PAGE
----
By Morris Sorid (Moshe Yudewicz)




In 1949, Holocaust survivors began arriving in the US. Most of the survivors requested after all the hardships and tribulations they suffered in the ghetto, in Auschwitz, the forests and the Soviet Union to reunite with their families, who immigrated before the war. Most settled in New York, the state of New Jersey, Philadelphia, Connecticut and Florida. The pangs of absorption the ignorance of the English language, the lack of an appropriate profession, difficulties in initial arrangements and the conditions of adaptation to a new reality were not easy. The survivors not only had to adapt to the American way of life, but to rehabilitate themselves and find their place in society after the Holocaust years and the killing on "the planet" of Auschwitz.


As time passed, the survivors learned to find work and an occupation, penetrating into the economy and finding status and a livelihood. They established families and took care to educate their children: among the young generation, there are members of the liberal professions: doctors, lawyers and engineers who occupy a place in American society and culture. The survivors have a deep Jewish feeling, that leads to their involvement in Jewish life and work for the State of Israel. They visit the State of Israel from time to time and draw inspiration from Jewish independence. Perhaps, it is they in particular-the remnants of the destruction in Europe who know how to feel the special taste of the freedom of Israel more than other Jews, whose destiny saved them from the divine justice meted out to European Jewry.


The survivors find much interest in meeting other towns fellows in the framework of Landsleit of Pruzana, whose organization did so much for them. They remember the impressive meeting of comrades in 1950 when the Pruzana Jews living in America first met the survivors. The latter do not forget the great help they received while in the camps in Germany and in other countries.


The memorial meeting held annually for the martyrs of Pruzana, Shershev, Malch, Seltz, Linewe and Bialystock Jews who were in the Pruzana ghetto, not only serve the survivors as a memorial meeting, but as an encounter of friendship with their brethren. The memorial meeting is one of the activities of the Special Aid Committee of Pruzana Jews and District in New York. The other activities include maintaining links with Pruzana Jews everywhere and help to the needy.


As the memorial meeting approaches, the members raise their contributions to the committee and enable it to carry out its tasks. The committee raised money for the establishment of a Kupat Holim clinic in Kiryat Ata in Israel and for a wood in the Martyrs Forest near Jerusalem, thanks to the initiative of Lena NEIDUS JUDEWICZ. The work of Zalman URIEWICZ, who headed the committee from 1950 until his death should not be forgot ton. His place was taken by Hershel MORAVSKY, may he enjoy long life. After he retired, the author and Yitzhak JANOVITCH took over the job.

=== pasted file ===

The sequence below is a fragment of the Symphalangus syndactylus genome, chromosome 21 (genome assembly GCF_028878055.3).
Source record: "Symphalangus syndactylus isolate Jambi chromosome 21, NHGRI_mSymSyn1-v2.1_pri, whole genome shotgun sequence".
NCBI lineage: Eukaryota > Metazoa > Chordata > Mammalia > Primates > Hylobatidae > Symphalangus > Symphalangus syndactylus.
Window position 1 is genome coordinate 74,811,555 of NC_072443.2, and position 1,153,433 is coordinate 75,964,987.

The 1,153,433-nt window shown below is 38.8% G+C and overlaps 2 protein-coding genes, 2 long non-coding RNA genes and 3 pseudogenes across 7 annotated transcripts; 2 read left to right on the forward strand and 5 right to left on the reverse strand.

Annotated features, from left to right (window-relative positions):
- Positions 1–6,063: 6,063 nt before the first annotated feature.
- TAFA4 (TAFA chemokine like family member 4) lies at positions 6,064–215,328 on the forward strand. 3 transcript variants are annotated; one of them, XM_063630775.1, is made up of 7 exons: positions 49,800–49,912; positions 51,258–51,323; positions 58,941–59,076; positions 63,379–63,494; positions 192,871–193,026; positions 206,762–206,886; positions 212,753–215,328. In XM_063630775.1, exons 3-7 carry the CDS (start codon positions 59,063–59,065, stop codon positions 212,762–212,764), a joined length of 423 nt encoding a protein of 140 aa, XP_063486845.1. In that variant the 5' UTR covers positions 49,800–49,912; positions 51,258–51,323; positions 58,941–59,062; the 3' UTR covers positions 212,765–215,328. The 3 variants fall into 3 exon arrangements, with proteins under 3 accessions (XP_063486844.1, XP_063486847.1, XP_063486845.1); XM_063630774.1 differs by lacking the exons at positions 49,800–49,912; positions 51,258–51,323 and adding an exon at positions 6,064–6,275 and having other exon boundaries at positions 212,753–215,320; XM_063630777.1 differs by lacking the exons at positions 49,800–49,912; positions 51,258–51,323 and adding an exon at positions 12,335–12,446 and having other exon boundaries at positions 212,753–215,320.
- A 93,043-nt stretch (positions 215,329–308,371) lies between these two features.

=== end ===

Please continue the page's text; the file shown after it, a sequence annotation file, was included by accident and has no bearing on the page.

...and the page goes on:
Sarah ROZANSKY as secretary of the committee is very active. The branch in Philadelphia, founded by Yitzhak ROGOVITCH is also active and is headed by Berl BLUSTEIN, who originated from Linewe. The members of the committee are: Irving JANOWITZ and Morris SORID -chairmen; Sarah (Shirley) ROZANSKY -financial secretary; Moshe RUDNICKI secretary; Hershel (Harrold) MORROW treasurer, and Berl BLUSTEIN.


The figure of Lena NEIDUS JUDEVICZ the famous dentist in Pruzana should not be forgotten. She came to America in 1939 to visit her family and stayed in New York. After the war, when she discovered the list of survivors she helped with devotion and activated others, working wonders with her energy and sacrifice. She was one of the first to visit Israel and marveled at what she saw and heard.


Lena was an intellectual and wise. She was a loyal Zionist from her youth and helped her husband in his national and Hebrew activity. She always helped the poor and returned the treatment fee they paid for dentistry. Due to her love of Israel she was called "the mother of the Pruzana Jews". Lena spent her last years in an old aged home and until her death on January 13, 1976 she showed an interest in public and individual needs. May her memory be blessed.